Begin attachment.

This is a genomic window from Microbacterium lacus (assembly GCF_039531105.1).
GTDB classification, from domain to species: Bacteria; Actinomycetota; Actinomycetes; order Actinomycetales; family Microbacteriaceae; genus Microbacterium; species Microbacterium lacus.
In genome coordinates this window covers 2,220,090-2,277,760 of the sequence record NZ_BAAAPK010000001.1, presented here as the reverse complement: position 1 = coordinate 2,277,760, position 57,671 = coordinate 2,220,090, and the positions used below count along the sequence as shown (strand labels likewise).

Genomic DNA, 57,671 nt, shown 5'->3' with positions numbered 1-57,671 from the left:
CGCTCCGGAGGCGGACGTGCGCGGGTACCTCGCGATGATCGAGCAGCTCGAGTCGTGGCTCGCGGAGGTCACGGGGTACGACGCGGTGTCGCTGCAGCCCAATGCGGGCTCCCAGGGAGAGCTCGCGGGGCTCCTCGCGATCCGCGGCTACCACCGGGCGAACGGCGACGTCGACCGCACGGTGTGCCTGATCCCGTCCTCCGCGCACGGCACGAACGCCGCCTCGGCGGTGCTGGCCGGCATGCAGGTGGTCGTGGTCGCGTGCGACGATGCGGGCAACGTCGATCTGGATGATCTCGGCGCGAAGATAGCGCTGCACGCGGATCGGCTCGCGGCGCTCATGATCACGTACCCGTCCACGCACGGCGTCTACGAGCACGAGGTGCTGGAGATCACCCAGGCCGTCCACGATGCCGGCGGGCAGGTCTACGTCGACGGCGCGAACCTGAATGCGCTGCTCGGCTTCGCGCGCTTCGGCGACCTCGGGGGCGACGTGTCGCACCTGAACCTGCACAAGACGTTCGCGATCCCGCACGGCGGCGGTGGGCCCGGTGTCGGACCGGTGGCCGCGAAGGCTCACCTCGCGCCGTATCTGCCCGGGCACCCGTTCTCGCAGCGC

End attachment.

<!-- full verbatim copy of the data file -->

This is a genomic window from Microbacterium lacus (assembly GCF_039531105.1).
GTDB classification, from domain to species: Bacteria; Actinomycetota; Actinomycetes; order Actinomycetales; family Microbacteriaceae; genus Microbacterium; species Microbacterium lacus.
In genome coordinates this window covers 2,220,090-2,277,760 of the sequence record NZ_BAAAPK010000001.1, presented here as the reverse complement: position 1 = coordinate 2,277,760, position 57,671 = coordinate 2,220,090, and the positions used below count along the sequence as shown (strand labels likewise).

Genomic DNA, 57,671 nt, shown 5'->3' with positions numbered 1-57,671 from the left:
CGCTCCGGAGGCGGACGTGCGCGGGTACCTCGCGATGATCGAGCAGCTCGAGTCGTGGCTCGCGGAGGTCACGGGGTACGACGCGGTGTCGCTGCAGCCCAATGCGGGCTCCCAGGGAGAGCTCGCGGGGCTCCTCGCGATCCGCGGCTACCACCGGGCGAACGGCGACGTCGACCGCACGGTGTGCCTGATCCCGTCCTCCGCGCACGGCACGAACGCCGCCTCGGCGGTGCTGGCCGGCATGCAGGTGGTCGTGGTCGCGTGCGACGATGCGGGCAACGTCGATCTGGATGATCTCGGCGCGAAGATAGCGCTGCACGCGGATCGGCTCGCGGCGCTCATGATCACGTACCCGTCCACGCACGGCGTCTACGAGCACGAGGTGCTGGAGATCACCCAGGCCGTCCACGATGCCGGCGGGCAGGTCTACGTCGACGGCGCGAACCTGAATGCGCTGCTCGGCTTCGCGCGCTTCGGCGACCTCGGGGGCGACGTGTCGCACCTGAACCTGCACAAGACGTTCGCGATCCCGCACGGCGGCGGTGGGCCCGGTGTCGGACCGGTGGCCGCGAAGGCTCACCTCGCGCCGTATCTGCCCGGGCACCCGTTCTCGCAGCGC